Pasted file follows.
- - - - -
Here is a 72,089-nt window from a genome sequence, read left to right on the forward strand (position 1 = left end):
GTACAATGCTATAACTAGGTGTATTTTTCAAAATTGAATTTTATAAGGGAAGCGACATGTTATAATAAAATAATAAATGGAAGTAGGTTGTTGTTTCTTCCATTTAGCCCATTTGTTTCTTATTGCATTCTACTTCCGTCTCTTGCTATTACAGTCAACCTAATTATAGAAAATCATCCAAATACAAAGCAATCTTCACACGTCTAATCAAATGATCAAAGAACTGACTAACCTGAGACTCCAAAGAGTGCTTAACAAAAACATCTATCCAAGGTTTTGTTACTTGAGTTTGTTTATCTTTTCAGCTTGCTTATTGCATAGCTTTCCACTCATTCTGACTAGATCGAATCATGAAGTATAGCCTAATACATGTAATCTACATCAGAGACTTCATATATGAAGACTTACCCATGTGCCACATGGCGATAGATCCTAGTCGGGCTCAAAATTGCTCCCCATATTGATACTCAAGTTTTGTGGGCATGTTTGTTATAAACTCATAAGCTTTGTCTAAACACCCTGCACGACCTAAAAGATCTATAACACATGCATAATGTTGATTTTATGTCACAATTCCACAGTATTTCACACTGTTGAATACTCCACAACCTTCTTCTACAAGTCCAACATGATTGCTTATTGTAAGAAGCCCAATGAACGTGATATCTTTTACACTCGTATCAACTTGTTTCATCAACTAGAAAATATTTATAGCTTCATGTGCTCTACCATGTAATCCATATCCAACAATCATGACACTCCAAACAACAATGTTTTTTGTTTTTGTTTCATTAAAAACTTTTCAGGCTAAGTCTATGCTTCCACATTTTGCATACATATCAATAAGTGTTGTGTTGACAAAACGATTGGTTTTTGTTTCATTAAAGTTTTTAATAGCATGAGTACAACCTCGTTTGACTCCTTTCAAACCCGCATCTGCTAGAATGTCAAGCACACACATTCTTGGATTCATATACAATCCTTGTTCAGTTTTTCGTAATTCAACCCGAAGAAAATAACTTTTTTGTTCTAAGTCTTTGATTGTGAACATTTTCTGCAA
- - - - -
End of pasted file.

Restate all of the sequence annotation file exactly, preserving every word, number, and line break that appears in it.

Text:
Here is a 72,089-nt window from a genome sequence, read left to right on the forward strand (position 1 = left end):
GTACAATGCTATAACTAGGTGTATTTTTCAAAATTGAATTTTATAAGGGAAGCGACATGTTATAATAAAATAATAAATGGAAGTAGGTTGTTGTTTCTTCCATTTAGCCCATTTGTTTCTTATTGCATTCTACTTCCGTCTCTTGCTATTACAGTCAACCTAATTATAGAAAATCATCCAAATACAAAGCAATCTTCACACGTCTAATCAAATGATCAAAGAACTGACTAACCTGAGACTCCAAAGAGTGCTTAACAAAAACATCTATCCAAGGTTTTGTTACTTGAGTTTGTTTATCTTTTCAGCTTGCTTATTGCATAGCTTTCCACTCATTCTGACTAGATCGAATCATGAAGTATAGCCTAATACATGTAATCTACATCAGAGACTTCATATATGAAGACTTACCCATGTGCCACATGGCGATAGATCCTAGTCGGGCTCAAAATTGCTCCCCATATTGATACTCAAGTTTTGTGGGCATGTTTGTTATAAACTCATAAGCTTTGTCTAAACACCCTGCACGACCTAAAAGATCTATAACACATGCATAATGTTGATTTTATGTCACAATTCCACAGTATTTCACACTGTTGAATACTCCACAACCTTCTTCTACAAGTCCAACATGATTGCTTATTGTAAGAAGCCCAATGAACGTGATATCTTTTACACTCGTATCAACTTGTTTCATCAACTAGAAAATATTTATAGCTTCATGTGCTCTACCATGTAATCCATATCCAACAATCATGACACTCCAAACAACAATGTTTTTTGTTTTTGTTTCATTAAAAACTTTTCAGGCTAAGTCTATGCTTCCACATTTTGCATACATATCAATAAGTGTTGTGTTGACAAAACGATTGGTTTTTGTTTCATTAAAGTTTTTAATAGCATGAGTACAACCTCGTTTGACTCCTTTCAAACCCGCATCTGCTAGAATGTCAAGCACACACATTCTTGGATTCATATACAATCCTTGTTCAGTTTTTCGTAATTCAACCCGAAGAAAATAACTTTTTTGTTCTAAGTCTTTGATTGTGAACATTTTCTGCAA